In my last post I talked about automatic negative thoughts being the reason behind our negative emotions, and explained that it is the meaning that we have attached to people, circumstances and events that trigger the automatic negative thinking cycle rather than the people, circumstances and events themselves.
Today we’ll be looking at ways to identify those negative thinking patterns as the first step towards stopping them and ultimately changing them.
Here are some characteristics of automatic negative thoughts to help you identify them. As you read, try to see if you can relate to any of them:
- Automatic negative thoughts often express themselves as one or two words which we already associate with some negative meaning, for instance, fear or loneliness. Sometimes they don’t express themselves as words at all, but rather as flashes or brief images, or even as memories of scents, sensations, taste, etc. I my case I experienced this in an intensified manner. The memory of a person who had broken my trust in the past was enough to put me in a bad mood, and that memory could be triggered by the mere mention of the person’s name. All of a sudden my demeanor would change to the point that it was clearly discernible to those around me that something was bothering me. This happened because the utterance of single word (the person’s name) triggered a series of automatic negative thoughts associated with that person breaking my trust.
- Automatic negative thoughts are usually very believable to us; when they occur, we tend to grant them the same validity as the validity we ascribe to things we perceive with our senses such as the color or texture of an object. Basically, we think it therefore it must be true.
- Automatic negative thoughts often involve words such as should or ought to, which imply a certain level of expectation whether from ourselves or from others. A person may think, “I should clean the house because it’s a mess.” This is a self-imposed expectation which, if not fulfilled, may result in negative emotions such as self-blame or feelings of failure or low self-esteem. And while it’s true that some “shoulds” are valid, they happen so automatically that we tend to take them at face value without analyzing them or modifying them to fit the situation.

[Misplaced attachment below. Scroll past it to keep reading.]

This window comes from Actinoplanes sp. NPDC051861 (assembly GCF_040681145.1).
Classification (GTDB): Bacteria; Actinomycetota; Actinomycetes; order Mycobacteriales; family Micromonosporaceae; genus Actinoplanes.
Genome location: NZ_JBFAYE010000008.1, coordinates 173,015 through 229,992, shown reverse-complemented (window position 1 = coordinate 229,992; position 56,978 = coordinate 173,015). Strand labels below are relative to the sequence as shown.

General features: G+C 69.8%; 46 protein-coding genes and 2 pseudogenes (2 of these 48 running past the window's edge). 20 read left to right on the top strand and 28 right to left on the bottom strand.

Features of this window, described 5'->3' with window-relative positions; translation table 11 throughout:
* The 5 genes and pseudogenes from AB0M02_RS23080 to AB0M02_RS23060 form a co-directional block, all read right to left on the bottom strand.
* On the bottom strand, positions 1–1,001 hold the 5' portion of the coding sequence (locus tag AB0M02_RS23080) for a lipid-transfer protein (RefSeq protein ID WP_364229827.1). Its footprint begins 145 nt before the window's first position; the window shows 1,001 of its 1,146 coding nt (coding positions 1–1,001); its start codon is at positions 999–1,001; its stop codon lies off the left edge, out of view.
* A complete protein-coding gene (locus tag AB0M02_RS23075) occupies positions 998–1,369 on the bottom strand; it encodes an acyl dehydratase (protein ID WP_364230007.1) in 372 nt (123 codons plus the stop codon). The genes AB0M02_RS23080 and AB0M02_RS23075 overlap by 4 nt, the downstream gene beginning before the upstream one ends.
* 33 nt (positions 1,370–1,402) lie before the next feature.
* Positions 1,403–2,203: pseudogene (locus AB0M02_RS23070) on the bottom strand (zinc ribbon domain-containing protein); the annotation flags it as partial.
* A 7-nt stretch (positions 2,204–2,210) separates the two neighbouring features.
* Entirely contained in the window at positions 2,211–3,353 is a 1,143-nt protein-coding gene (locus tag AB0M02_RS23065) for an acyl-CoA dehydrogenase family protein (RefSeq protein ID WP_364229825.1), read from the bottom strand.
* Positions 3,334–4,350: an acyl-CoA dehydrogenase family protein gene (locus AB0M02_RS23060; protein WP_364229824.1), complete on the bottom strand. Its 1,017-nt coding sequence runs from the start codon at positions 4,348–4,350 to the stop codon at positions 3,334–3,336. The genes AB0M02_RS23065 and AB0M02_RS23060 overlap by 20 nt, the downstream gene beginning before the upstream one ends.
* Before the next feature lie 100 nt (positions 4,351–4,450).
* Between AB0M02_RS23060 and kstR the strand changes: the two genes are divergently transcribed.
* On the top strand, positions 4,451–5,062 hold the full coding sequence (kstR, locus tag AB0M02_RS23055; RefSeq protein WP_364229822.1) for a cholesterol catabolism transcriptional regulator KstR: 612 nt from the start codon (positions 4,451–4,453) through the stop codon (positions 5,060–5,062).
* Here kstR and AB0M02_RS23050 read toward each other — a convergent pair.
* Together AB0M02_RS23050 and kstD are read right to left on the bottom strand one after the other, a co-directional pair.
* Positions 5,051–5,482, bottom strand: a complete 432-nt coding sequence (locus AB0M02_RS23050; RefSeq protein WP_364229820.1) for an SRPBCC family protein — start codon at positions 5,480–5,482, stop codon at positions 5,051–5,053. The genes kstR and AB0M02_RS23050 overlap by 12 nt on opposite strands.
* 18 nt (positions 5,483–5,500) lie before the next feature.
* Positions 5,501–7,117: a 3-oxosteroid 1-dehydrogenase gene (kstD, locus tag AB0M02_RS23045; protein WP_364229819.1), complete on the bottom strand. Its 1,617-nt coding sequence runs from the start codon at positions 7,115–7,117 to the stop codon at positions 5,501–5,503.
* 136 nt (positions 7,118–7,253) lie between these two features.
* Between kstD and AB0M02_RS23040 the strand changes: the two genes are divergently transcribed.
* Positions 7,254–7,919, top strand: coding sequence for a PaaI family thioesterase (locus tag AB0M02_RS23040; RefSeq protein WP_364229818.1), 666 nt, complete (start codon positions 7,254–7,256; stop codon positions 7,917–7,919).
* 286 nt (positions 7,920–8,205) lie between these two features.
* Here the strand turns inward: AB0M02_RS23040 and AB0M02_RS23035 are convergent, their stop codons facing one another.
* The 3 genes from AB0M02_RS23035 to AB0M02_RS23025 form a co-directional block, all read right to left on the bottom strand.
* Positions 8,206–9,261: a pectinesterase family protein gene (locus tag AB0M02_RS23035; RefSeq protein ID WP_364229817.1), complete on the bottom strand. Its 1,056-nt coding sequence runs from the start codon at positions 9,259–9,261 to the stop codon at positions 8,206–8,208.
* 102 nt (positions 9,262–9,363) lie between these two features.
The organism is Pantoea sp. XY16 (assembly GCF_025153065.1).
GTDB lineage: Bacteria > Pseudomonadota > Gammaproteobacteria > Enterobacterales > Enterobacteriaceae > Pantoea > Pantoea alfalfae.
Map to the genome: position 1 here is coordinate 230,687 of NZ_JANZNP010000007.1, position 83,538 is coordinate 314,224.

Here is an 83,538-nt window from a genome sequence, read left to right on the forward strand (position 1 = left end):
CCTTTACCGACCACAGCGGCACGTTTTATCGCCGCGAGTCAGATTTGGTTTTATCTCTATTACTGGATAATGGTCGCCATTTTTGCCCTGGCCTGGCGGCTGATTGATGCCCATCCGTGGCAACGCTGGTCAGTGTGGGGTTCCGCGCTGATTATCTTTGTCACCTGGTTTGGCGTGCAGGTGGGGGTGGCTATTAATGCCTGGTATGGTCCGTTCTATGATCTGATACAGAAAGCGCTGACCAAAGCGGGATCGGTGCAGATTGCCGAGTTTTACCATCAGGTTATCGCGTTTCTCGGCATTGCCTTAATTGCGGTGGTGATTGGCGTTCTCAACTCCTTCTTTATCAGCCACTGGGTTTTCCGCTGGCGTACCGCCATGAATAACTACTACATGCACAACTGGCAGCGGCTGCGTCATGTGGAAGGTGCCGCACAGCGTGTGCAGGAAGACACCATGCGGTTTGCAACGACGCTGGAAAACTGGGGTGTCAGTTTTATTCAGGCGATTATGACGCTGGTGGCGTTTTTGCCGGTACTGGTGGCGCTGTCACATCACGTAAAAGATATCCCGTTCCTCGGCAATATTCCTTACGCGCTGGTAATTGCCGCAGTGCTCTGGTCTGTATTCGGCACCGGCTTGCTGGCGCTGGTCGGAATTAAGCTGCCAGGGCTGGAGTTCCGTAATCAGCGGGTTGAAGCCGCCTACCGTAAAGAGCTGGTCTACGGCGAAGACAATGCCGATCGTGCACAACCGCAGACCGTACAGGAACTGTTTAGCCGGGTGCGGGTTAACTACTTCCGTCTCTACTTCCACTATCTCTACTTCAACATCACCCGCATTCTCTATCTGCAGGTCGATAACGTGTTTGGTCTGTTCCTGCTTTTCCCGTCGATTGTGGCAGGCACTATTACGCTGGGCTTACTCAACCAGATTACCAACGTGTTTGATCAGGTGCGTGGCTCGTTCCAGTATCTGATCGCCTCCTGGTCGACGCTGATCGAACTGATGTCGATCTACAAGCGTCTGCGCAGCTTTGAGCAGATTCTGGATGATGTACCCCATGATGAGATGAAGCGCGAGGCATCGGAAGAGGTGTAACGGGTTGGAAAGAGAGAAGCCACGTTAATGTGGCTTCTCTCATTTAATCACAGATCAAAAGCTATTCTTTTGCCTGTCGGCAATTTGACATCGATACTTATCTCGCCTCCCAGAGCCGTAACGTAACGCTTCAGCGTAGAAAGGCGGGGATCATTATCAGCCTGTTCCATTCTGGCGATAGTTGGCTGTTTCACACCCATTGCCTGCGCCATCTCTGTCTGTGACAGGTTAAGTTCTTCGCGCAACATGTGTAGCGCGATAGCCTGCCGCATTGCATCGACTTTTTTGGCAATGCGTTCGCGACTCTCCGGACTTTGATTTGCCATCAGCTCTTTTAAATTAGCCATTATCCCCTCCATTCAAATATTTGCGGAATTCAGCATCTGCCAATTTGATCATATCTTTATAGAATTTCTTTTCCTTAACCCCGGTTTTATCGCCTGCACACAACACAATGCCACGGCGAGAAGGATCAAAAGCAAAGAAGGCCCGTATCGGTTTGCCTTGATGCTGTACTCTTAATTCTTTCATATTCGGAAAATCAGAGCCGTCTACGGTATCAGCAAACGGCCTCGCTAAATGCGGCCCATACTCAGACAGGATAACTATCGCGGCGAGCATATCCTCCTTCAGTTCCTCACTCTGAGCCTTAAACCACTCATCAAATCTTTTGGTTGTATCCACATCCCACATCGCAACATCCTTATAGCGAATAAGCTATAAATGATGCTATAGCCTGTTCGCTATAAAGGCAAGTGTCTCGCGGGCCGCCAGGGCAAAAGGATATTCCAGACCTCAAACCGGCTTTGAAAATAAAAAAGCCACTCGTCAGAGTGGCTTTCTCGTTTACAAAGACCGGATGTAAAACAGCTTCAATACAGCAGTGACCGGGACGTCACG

- Automatic negative thoughts tend to exaggerate (or as the book “Thoughts and Feelings” calls it, “awfulize”) the situation. They tend to predict and expect the worst in everything. And while this may have its function in helping us prepare for worst-case scenarios, we must learn to keep these thoughts in the proper perspective as tools rather than as reality.
- Automatic negative thoughts vary tremendously from the way we describe our circumstances or events to others. When speaking to others we tent to describe our situations in a cause and effect context; however, our self-talk about the same situation may include words of blame or guilt or detrimental predictions. For instance I could say to someone, “I’m feeling sad because I hurt your feelings.” But internally, my self-talk would be more like, “I’m a terrible person. I can’t believe I did it again. What kind of a monster am I?”
- Automatic negative thoughts are generally theme-based, especially in the case of chronic emotions. For instance, chronic anger may be caused by thoughts about deliberate hurtful words or behavior from others, and chronic anxiety may be caused by thoughts of danger or impending doom. I could see now that my chronic anger stemmed from my thoughts about other people looking to intentionally hurt me or take advantage of me in some way.
These are just a few of characteristics to help you identify automatic negative thoughts. On my next post I will provide some tips on how to go about stopping the cycle before it spins out of control, and we’ll explore some techniques we can implement to change the direction of our thoughts.
Do you have any additional input on this subject that you’d like to share? If so, please do so in the comment box below.
I’d love to hear from you!